Apple blames the banks for an Apple Pay loophole that is reportedly leading to fraudulent transactions
Apple has blamed banks for alleged Apple Pay vulnerabilities that leave the mobile payment system open to fraud.
Criminals are using the system to purchase high-priced goods using stolen personal ID information, with losses already estimated to be running into the millions, according to Cherian Abraham, a mobile-payments specialist who is a consultant to US finance groups.
Apple’s own retail stores are among the high-profile victims hit by the scam, which is now the subject of feverish research by banks as they try and stop fraudulent transactions.
In order to carry out the scam, criminals load stolen personal information, which includes banking details, onto new iPhones, before then calling banks to activate the victim’s card on the device.
The issue lies in a loophole when adding credit cards for Apple Pay, as issuing banks need to verify any card being used with the service (known as ‘provisioning’). Authentication can then be carried out in one of two ways – either ‘green path’ or ‘yellow path’ to approve a card for use.
In the former, Apple sends encrypted data from your card, along with information like the name of your device, its current location, and whether or not you have an extensive transaction history with iTunes, to your bank. It then has the option to add an extra verification step to the process, like a text message, email or using their app, but many do not.
If this isn’t enough information to get a card verified, however, ‘yellow path’ approval then requires one of those additional verification methods to get the card approved, which is where the way in for criminals is found.
This down to many banks choosing to use a customer service call as their verification method, and then asking only for the last four digits of a US social security number, which is often easily found if your identity is stolen.
Therefore, anyone who has possession of a stolen identity and credit card information has everything they need to get that card verified by the banks who have chosen to use customer service calls as their ‘yellow path’ verification method.
Who’s to blame?
In a statement, Apple appeared to lay the blame purely with the banks themselves.
“Apple Pay is designed to be extremely secure and protect a user’s personal information. During setup Apple Pay requires banks to verify each and every card, and the bank then determines and approves whether a card can be added to Apple Pay. Banks are always reviewing and improving their approval process, which varies by bank,” a company spokesperson said.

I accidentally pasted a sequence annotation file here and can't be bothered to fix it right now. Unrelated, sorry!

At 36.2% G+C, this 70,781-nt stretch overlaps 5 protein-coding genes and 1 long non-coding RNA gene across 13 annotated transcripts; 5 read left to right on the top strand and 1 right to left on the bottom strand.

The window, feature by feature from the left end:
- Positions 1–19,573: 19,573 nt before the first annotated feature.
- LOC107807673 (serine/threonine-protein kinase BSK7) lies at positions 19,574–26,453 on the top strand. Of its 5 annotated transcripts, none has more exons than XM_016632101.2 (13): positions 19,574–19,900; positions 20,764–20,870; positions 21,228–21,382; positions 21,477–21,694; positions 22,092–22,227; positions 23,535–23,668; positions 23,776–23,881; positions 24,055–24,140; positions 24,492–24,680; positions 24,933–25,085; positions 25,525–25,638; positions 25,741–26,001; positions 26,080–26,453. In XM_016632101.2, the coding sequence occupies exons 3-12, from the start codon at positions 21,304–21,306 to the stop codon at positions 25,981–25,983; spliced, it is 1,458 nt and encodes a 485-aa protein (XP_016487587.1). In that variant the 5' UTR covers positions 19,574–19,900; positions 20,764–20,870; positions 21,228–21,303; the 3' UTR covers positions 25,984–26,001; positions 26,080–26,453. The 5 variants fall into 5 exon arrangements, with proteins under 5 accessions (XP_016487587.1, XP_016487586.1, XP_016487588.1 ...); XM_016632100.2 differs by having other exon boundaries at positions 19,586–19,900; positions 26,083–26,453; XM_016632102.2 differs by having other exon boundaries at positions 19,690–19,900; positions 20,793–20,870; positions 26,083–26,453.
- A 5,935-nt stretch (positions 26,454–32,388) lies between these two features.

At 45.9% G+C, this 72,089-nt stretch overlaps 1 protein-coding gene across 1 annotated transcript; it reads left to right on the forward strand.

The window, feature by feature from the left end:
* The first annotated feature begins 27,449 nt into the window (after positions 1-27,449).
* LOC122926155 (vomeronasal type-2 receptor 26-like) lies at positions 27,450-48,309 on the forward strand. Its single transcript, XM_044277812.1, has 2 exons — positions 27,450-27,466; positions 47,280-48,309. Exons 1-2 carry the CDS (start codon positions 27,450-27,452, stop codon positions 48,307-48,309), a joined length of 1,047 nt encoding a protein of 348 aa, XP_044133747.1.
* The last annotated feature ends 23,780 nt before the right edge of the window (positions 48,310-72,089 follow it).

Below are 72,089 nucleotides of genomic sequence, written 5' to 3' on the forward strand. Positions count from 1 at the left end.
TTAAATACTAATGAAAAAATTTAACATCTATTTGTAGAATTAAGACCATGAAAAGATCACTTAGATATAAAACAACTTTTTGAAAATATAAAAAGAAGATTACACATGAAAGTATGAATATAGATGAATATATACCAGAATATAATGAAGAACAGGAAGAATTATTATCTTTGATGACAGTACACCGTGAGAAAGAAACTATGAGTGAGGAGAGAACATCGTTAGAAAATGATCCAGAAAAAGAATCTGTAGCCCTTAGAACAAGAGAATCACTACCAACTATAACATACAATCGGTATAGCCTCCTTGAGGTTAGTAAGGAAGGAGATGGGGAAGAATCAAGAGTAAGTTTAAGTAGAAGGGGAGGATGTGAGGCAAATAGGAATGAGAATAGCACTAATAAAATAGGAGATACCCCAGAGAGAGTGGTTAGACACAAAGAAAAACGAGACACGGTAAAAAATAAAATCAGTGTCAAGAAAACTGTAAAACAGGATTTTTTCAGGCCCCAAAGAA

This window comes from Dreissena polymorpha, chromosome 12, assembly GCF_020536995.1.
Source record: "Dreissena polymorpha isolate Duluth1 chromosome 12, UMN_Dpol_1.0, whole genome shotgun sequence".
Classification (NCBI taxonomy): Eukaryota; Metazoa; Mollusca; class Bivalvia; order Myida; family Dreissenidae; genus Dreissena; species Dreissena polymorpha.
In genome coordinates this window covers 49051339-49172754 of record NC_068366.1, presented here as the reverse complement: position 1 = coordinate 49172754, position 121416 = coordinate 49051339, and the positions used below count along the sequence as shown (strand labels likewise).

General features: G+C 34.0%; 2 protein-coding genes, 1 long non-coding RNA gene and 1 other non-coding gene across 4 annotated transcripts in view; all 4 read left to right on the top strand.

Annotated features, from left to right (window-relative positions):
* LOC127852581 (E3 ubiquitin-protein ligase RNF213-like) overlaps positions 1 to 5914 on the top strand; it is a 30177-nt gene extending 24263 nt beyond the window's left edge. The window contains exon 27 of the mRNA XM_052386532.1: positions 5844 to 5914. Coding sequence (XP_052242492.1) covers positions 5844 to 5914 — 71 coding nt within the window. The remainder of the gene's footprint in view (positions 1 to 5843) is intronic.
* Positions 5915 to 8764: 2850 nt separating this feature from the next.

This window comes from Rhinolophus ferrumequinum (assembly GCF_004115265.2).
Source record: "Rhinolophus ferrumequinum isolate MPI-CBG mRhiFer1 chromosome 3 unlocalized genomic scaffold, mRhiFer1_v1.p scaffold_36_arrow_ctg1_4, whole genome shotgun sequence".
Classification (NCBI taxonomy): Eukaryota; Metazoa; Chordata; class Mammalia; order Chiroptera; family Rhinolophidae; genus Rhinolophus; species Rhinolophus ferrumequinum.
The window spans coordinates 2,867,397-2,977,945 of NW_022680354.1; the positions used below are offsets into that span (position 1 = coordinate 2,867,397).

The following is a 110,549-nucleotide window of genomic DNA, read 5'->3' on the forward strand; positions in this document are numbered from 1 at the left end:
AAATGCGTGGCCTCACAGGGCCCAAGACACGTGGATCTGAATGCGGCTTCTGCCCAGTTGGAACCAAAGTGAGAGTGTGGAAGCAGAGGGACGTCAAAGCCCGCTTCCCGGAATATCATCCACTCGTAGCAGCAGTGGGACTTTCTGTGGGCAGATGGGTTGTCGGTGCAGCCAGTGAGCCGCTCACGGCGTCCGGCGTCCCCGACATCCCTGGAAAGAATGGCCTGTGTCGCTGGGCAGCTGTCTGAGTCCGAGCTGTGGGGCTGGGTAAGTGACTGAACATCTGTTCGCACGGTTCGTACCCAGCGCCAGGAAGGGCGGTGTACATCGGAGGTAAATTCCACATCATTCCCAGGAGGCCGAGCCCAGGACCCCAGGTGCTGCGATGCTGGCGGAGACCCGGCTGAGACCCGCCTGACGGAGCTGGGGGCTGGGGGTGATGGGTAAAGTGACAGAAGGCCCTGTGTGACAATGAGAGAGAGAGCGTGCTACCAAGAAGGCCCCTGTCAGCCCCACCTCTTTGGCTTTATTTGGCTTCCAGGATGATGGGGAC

As mentioned above, Apple’s own stores have become a primary target for scammers, as it accepts Apple Pay and sells high-value items which can be easily sold on for cash.
It’s worth nothing too that the fraud doesn’t in any way use Apple’s fingerprint-activated TouchID wireless payment system, which features secure encryption, a method often used by other companies for additional verification.
However some industry observers predict this is only the beginning of growing issues for payment providers.
“This problem is only going to get worse as more mobile payments solutions are released,” Gartner analyst Avivah Litan commented. “The vendors in the mobile user authentication space have consistently answered that they are leaving account provisioning policies to the banks or other consumer service providers provisioning the apps. It’s time for them to reconsider and start helping their client banks and service providers by supporting identity proofing solutions built into their apps. Whoever does this well is surely going to win lots of customer support… and revenue.”
Launched in September alongside the iPhone 6 and 6 Plus to customers in the US, Apple Pay has proved a runaway success so far, with around two million users already signed up.
The system, which uses near field communication (NFC) technology, has run into some difficulties, however, due to the lack of merchants with the integrated systems to process such payments.
The service has also been banned by big name American brands including CVS Health and Rite Aid, which have around 8,000 stores across the United States between them, have officially disabled Apple Pay from working at their stores nationwide, although neither company would provide a complete reason for the change.
Other major chains such as Best Buy and Walmart are also unable to support Apple Pay for the time being, as retailers look to upgrade their systems and taken advantage of consumer needs.
All clued up on mobile payments? Try our quiz!